An experimental cancer treatment has a 90% success rate in patients with multiple myeloma, one of the most common blood cancers in the world.
Researchers at Hadassah-University Medical Center in Jerusalem, Israel, used a treatment called Chimeric Antigen Receptor T-Cell Therapy, or CAR-T, which stimulates the patient’s immune system to destroy cancer cells.
Of the 74 multiple myeloma patients who received the drug, 90% went into complete remission, meaning they no longer had any signs of cancer.
Using genetically modified cells, researchers at Hadassah University Medical Center in Jerusalem have developed a treatment to destroy malignant cells in patients with the blood cancer multiple myeloma.
“These are spectacular results. This is a huge hope for patients with a disease that has not yet been cured,” Dr. Polina Stepensky, head of the university’s bone marrow transplant and immunotherapy department, told The Jerusalem Post.
The treatment is based on genetic engineering, which involves changing the composition of DNA using laboratory technology.
The goal is to isolate T cells, which are immune cells that develop from stem cells present in the bone marrow.
This is done by apheresis, a process that takes donated blood components and separates white and red blood cells.
Red blood cells carry oxygen from the lungs to all parts of the body, while white blood cells help fight infection.
Then, modified cells are injected into the patient. These target tumors and help destroy the cancer.
Unlike other types of immunotherapy, CAR-T modifies cells in a lab so they can make the CAR protein, which binds to cancer cells to kill them.
Other therapies create large numbers of lymphocytes, immune cells made in the bone marrow, that move in or around the tumor area.
“We have evidence of a very positive overall response rate with minimal side effects, and they are mild,” Dr. Stepensky said.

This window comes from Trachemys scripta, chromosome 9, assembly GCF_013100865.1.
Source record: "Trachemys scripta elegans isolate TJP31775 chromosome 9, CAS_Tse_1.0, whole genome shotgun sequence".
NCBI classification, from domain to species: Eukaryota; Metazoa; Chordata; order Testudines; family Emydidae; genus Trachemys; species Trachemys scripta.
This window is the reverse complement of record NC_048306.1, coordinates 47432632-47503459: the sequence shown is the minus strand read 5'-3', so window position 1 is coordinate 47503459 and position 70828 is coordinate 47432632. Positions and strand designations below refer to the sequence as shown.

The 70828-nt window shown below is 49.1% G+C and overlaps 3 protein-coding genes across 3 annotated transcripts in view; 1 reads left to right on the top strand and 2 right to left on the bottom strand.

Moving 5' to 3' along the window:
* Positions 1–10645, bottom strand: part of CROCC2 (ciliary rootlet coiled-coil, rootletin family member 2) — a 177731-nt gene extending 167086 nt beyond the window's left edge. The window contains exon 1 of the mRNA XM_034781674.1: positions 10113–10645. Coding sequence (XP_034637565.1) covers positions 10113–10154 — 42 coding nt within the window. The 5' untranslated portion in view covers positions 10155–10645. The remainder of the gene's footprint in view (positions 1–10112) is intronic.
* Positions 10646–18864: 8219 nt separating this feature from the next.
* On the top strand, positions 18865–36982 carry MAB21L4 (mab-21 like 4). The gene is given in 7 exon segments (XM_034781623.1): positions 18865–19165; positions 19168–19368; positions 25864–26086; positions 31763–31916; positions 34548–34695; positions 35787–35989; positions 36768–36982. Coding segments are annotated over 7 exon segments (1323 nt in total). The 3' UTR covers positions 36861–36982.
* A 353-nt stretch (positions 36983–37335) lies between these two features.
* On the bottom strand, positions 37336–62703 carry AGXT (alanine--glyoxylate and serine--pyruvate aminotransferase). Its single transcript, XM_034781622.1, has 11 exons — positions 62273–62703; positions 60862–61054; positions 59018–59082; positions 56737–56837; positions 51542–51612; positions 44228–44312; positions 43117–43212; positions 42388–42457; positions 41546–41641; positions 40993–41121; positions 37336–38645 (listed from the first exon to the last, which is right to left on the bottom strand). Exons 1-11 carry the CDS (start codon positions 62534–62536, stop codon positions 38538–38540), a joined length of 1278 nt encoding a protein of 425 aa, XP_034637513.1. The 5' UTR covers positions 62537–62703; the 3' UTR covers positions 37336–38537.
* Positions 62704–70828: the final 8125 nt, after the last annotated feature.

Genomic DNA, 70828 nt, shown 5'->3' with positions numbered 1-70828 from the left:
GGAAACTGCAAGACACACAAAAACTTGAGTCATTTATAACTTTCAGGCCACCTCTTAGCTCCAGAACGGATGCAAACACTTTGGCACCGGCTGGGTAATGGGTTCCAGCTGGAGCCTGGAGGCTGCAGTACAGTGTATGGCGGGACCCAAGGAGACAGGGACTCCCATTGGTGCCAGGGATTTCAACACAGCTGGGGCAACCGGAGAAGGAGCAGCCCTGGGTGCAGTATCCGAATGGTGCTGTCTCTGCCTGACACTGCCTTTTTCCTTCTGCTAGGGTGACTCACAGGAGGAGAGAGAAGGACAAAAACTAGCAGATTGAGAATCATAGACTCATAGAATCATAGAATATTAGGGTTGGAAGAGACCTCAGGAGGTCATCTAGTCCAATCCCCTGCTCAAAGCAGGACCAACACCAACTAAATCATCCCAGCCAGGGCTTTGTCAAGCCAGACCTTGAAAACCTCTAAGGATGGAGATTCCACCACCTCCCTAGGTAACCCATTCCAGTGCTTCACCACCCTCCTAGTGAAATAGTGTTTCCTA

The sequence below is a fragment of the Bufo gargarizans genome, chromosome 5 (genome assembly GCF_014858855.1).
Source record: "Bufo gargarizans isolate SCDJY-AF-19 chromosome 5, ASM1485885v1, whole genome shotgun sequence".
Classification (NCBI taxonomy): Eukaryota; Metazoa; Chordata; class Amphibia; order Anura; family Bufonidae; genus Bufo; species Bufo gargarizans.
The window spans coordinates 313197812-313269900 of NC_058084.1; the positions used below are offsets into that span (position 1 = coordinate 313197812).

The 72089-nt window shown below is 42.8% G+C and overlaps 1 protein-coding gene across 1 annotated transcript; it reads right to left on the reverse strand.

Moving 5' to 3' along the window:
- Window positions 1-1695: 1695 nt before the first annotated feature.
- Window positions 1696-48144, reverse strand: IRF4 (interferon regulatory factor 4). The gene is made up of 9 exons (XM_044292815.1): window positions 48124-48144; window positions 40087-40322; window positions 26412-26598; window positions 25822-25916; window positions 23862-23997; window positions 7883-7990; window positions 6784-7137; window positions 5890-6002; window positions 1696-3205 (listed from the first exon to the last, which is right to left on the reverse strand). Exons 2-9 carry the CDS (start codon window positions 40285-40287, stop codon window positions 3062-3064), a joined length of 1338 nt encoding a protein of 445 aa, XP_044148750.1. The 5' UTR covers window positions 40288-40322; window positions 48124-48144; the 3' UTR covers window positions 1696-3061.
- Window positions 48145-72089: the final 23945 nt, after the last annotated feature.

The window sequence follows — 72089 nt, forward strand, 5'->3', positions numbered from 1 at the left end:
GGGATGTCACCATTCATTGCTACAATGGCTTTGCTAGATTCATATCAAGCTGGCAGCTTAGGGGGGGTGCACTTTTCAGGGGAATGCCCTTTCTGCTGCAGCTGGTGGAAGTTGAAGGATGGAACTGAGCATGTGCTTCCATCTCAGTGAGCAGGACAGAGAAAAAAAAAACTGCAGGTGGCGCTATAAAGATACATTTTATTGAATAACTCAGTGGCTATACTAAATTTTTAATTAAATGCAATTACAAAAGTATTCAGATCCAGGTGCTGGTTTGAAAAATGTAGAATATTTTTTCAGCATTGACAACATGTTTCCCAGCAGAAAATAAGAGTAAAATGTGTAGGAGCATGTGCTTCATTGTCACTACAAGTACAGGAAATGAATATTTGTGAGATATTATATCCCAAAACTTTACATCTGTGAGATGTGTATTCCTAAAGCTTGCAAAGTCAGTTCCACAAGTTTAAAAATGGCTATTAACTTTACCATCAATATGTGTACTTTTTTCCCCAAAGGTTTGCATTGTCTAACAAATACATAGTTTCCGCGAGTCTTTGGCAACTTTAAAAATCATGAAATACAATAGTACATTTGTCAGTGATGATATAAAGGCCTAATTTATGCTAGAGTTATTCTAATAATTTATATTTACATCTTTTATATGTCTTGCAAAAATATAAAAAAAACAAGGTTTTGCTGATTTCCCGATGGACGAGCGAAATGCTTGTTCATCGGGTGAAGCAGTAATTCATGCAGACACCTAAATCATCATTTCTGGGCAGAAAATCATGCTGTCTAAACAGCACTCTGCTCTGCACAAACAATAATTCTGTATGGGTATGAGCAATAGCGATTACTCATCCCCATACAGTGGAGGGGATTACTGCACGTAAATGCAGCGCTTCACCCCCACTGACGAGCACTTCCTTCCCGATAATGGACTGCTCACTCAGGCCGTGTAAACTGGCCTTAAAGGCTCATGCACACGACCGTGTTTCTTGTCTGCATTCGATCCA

CAR-T is for patients who have not had success with more common treatments, including steroids, chemotherapy, and stem cell transplants. These treatments can have serious side effects. Stem cell transplants, for example, can lower your overall blood count, which can lead to infections and bleeding.
This treatment is approved by the Food and Drug Administration (FDA) to treat multiple myeloma, as well as certain forms of leukemia and lymphoma.
However, it costs between $500,000 and $1 million, which makes it inaccessible to many Americans.
Multiple myeloma is a blood cancer that affects plasma cells. Cancer cells collect in bone marrow, the spongy tissue in the center of bones. These cells infiltrate normal cells that fight infection.
The malignant cells produce the antibody protein M, which has no benefit and causes tumors, kidney damage, bone destruction and impaired immune function, according to the Multiple Myeloma Research Foundation.
In the early stages, multiple myeloma may not cause symptoms, but once they do, they include bone pain, nausea, constipation, loss of appetite, mental fog, fatigue , infections, weight loss, weakness or numbness in the legs, and excessive thirst.
The disease is more common in people over the age of 60. Additionally, men and black people are more likely to develop the disease.
According to the American Cancer Society, if detected early, eight out of 10 patients survive more than five years.
After its spread, more than half survive.
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